The first segment of the circle ... from Fürstenfeldbruck to Dachau
Sunday March 25, 2018
Today was the day to start my intended project of circling around Munich from one city train line to another. We rode our bikes to the train station, got on the train to Fürstenfeldbruck and from there we cycled along the Amper River to Dachau where we got a train home. Sounds simple enough, right? It was, but I was dead tired at the end of the day.
This is only a small portion of the circle around Munich, but it's a beginning. I'm hoping I'll be in better shape by the time I finish my rides.
I have some excuses or expanations why cycling was such a chore today. First of all, I slept very little the night before due to an upset stomach. But I got on my bike anyway, I give myself credit for that. Secondly, I have hardly done any cycling all winter and am not sure what's up with my heart problems. Add to that the many unpaved paths we had along the river today, they're not as easy as asphalt. So I have now built a case for being tired after riding 29 km's, including the ride to the train station and back, on an e-bike. Now let's talk about the ride.
We cycled to the station, about 2.5 km from where we live. So many people milling aroung there - it made me tired already. There is an elevator that takes you to the lower level where the ticket vending machines and lots of shops are. We bought a ticket for my bike - 3 Euros for the whole day. Bicycles with 20 inch tires ride for free. We didn't need tickets for ourselves since we both have a monthly city train pass which was valid for the distance we wanted to travel. We then took another elevator to a lower level where the trains run. No pictures of the second elevator. By that time I felt I was getting in everyone's way and being a general nuisance with my bicycle and camera act.
There are a few things you have to know about taking a bicycle on the city trains or subway. As I already mentioned, you aren't allowed to take your bike into all cars. However, on weekends there might by lots of cyclists and people use other cars anyway. There are also time restrictions. No bikes Monday through Friday between 6 a.m.and 9 a.m. and between 4 p.m. and 6 p.m. During school holidays there is no afternoon restriction.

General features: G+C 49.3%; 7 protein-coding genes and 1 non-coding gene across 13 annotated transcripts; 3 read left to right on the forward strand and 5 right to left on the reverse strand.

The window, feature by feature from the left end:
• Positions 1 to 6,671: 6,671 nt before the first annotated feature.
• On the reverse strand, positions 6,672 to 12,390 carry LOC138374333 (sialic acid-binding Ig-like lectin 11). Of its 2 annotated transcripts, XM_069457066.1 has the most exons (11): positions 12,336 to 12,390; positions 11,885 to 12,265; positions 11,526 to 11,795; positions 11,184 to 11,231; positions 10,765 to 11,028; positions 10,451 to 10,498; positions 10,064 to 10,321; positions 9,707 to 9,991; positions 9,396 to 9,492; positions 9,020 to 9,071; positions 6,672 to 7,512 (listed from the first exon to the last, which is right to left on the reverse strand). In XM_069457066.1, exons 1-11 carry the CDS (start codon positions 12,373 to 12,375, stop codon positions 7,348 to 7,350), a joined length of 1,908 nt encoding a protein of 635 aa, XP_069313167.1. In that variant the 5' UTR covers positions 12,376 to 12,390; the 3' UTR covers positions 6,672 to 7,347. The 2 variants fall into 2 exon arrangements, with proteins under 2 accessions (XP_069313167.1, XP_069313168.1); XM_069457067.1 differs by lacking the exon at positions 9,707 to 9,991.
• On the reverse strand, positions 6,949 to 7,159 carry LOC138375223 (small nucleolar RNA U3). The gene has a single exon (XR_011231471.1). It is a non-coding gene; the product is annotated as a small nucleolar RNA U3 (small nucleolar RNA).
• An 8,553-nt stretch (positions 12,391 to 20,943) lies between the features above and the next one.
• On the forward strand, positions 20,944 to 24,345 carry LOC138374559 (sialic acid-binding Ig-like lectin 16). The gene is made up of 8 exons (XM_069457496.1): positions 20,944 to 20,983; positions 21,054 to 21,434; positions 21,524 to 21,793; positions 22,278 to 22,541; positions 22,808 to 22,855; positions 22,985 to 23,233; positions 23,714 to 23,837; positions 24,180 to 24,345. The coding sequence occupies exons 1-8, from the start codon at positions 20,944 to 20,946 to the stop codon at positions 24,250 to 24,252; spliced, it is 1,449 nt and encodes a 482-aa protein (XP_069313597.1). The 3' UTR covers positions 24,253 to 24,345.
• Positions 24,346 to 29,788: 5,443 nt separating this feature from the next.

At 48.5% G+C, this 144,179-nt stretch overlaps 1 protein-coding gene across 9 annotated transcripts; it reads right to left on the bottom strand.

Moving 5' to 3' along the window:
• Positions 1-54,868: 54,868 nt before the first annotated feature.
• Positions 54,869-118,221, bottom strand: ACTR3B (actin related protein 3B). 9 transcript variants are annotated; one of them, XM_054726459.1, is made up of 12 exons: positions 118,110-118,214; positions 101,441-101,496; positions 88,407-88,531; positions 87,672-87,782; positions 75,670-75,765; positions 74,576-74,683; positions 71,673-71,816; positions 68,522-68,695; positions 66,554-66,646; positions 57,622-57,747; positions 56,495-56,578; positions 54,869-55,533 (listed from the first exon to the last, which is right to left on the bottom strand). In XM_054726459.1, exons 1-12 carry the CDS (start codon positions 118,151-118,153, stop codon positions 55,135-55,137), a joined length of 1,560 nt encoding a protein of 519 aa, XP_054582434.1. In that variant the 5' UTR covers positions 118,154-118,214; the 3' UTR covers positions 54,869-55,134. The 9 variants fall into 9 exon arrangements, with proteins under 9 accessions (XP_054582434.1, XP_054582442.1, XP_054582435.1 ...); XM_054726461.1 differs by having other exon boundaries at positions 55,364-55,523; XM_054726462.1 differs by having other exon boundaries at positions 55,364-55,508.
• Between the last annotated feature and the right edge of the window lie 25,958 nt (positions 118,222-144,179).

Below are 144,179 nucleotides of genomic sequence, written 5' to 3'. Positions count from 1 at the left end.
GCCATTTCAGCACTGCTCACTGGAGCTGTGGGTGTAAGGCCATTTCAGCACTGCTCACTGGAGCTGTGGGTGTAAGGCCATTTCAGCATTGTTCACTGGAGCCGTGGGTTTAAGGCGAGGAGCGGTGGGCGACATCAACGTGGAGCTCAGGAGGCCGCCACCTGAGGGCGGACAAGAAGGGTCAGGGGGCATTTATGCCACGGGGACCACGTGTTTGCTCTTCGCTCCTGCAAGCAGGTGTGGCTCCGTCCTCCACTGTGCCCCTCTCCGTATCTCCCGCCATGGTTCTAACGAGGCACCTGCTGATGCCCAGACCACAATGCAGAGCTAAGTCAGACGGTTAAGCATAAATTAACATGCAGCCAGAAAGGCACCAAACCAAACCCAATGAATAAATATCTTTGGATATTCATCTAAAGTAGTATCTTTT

Thank goodness for those elevators. Our e-bikes are heavy. When choosing our starting points and destinations in the city train system, I want to be sure there will be ramps or elevators to the platforms. A little internet research and I found a map showing which stations provide wheelchair access to the trains. That means no stairs and they are good for bikes, too.
Now that we have the logistics out of the way, let's finally get to the ride. Well, the beginning was boring. We rode through some residential areas of not much interest. Eventually, the route took us to paths along the Amper River. Closer to the little towns there were lots of people out walking on the paths as well, but we also had stretches that were fine. All in all, it is early spring which means shades of brown. The ride wasn't sensational but we did see parts of Munich's surroundings that we weren't familiar with, more interesting for us than for a show and tell for others.
Our destination was the train station in Dachau, a name that evokes associations with its concentration camp under the Nazis and probably little else. It is certainly important to be reminded of the Nazi atrocities - but there is also another side to Dachau. It's a historic little town with cobblestone streets, old townhouses, the Dachau Palace with its gardens (Wittelsbach summer residence), the late Renaissance church of St. Jakob, and some museums and galleries. We didn't visit the old part of Dachau today so no pictures.
Just headed for the train station and were lucky that a regional train, not the city train, was just due to arrive. This meant no stops on the way to Munich's Central Station as opposed to ten stops on the city train. The trade off is that yu can roll your bike onto the city train and the regional train has steps. The incredibly friendly and helpful conductor helped us lift our bikes up the two steps into the train and when we arrived, he also helped us get our bikes off the train. After another 2.5 km we were back home.